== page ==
2001–2006: Hiatus and security troubles 
|Market Share for February, 2005 |
|IE4 – 0.07%|
|IE5 – 6.17%|
|IE6 – 82.79%|
In a May 7, 2003 Microsoft online chat, Brian Countryman, Internet Explorer Program Manager, declared that on Microsoft Windows, Internet Explorer would cease to be distributed separately from the operating system (IE 6 being the last standalone version); it would, however, be continued as a part of the evolution of the operating system, with updates coming bundled in operating system upgrades. Thus, Internet Explorer and Windows itself would be kept more in sync.
New feature work did continue in 2003 during the development of Windows Vista; a preview release was released at the Professional Developers Conference in October 2003 which contained an updated Internet Explorer with a version number of 6.05. New features noted by reviewers included a Download Manager, pop-up blocker, add-on manager and a tool to clear browsing history. With the exception of the download manager, which was eventually discarded, these features all appeared in builds of Internet Explorer included with preview builds of Windows XP Service Pack 2 a few months later.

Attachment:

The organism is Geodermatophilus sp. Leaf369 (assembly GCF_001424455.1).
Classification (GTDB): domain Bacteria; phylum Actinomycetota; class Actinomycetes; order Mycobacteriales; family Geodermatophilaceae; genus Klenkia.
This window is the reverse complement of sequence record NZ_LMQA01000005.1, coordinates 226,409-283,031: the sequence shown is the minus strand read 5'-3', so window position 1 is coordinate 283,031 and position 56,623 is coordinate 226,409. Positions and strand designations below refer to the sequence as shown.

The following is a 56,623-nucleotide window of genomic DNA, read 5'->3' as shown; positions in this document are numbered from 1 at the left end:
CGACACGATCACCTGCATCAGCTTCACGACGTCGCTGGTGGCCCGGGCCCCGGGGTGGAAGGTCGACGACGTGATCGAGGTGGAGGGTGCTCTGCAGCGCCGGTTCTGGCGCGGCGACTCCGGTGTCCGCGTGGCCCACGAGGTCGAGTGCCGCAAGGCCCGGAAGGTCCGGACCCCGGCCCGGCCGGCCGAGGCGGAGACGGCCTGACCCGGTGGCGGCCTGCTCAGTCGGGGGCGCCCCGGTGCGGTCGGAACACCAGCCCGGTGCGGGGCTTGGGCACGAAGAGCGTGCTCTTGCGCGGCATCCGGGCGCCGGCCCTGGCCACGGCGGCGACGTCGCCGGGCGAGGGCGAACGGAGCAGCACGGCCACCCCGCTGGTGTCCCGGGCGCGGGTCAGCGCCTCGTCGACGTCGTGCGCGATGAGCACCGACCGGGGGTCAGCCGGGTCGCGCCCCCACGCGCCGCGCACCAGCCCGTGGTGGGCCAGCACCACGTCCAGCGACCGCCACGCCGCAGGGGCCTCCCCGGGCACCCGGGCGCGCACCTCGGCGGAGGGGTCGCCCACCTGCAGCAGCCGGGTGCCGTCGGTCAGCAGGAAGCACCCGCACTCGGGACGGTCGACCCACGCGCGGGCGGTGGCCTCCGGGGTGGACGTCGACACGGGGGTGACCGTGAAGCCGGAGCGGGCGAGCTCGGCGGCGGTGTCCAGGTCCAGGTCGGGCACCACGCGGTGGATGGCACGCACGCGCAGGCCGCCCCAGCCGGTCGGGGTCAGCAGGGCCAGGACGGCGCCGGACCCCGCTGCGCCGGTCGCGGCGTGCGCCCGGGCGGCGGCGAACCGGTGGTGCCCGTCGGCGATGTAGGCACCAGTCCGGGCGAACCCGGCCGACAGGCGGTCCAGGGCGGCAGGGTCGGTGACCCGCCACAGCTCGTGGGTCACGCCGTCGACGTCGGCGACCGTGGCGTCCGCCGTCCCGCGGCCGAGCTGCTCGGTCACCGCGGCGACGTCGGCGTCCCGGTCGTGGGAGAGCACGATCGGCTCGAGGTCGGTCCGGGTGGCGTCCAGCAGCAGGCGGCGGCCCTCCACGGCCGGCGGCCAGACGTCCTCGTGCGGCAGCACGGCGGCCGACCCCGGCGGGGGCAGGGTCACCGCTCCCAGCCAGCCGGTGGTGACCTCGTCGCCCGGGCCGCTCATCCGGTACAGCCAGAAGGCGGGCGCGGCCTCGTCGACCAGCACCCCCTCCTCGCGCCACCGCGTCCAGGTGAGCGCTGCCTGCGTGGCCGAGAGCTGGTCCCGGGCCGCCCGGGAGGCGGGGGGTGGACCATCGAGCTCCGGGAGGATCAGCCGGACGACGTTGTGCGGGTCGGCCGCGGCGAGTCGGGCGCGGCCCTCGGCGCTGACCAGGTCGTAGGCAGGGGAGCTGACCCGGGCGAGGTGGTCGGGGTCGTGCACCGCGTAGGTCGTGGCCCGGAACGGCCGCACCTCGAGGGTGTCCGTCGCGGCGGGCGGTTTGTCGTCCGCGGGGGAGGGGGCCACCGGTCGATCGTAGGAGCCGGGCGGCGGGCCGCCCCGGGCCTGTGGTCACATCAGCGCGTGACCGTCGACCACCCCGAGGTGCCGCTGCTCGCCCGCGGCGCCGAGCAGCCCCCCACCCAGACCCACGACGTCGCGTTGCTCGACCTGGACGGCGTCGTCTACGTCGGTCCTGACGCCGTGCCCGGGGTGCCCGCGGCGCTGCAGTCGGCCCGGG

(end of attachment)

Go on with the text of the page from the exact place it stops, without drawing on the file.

Windows XP Service Pack 2, which was released in August 2004 after a number of delays, also contained a number of security-related fixes, new restrictions on code execution, and user interface elements that aimed to better protect the user from malware. One notable user interface element that was introduced was the "information bar". Tony Schriner, a developer on the Internet Explorer team, explained that the information bar was introduced to reduce the possibility that the user might mis-click and allow the installation of software they did not intend, as well as to simply reduce the number of pop-ups displayed to the user. Most reviews of this release focused on the addition of the pop-up blocker, as it had been seen as a major omission at a time when pop-up ads had become a major source of irritation for web users.
On December 19, 2005, Microsoft announced that it would no longer support Internet Explorer for the Macintosh, and recommended using other Macintosh browsers such as Safari.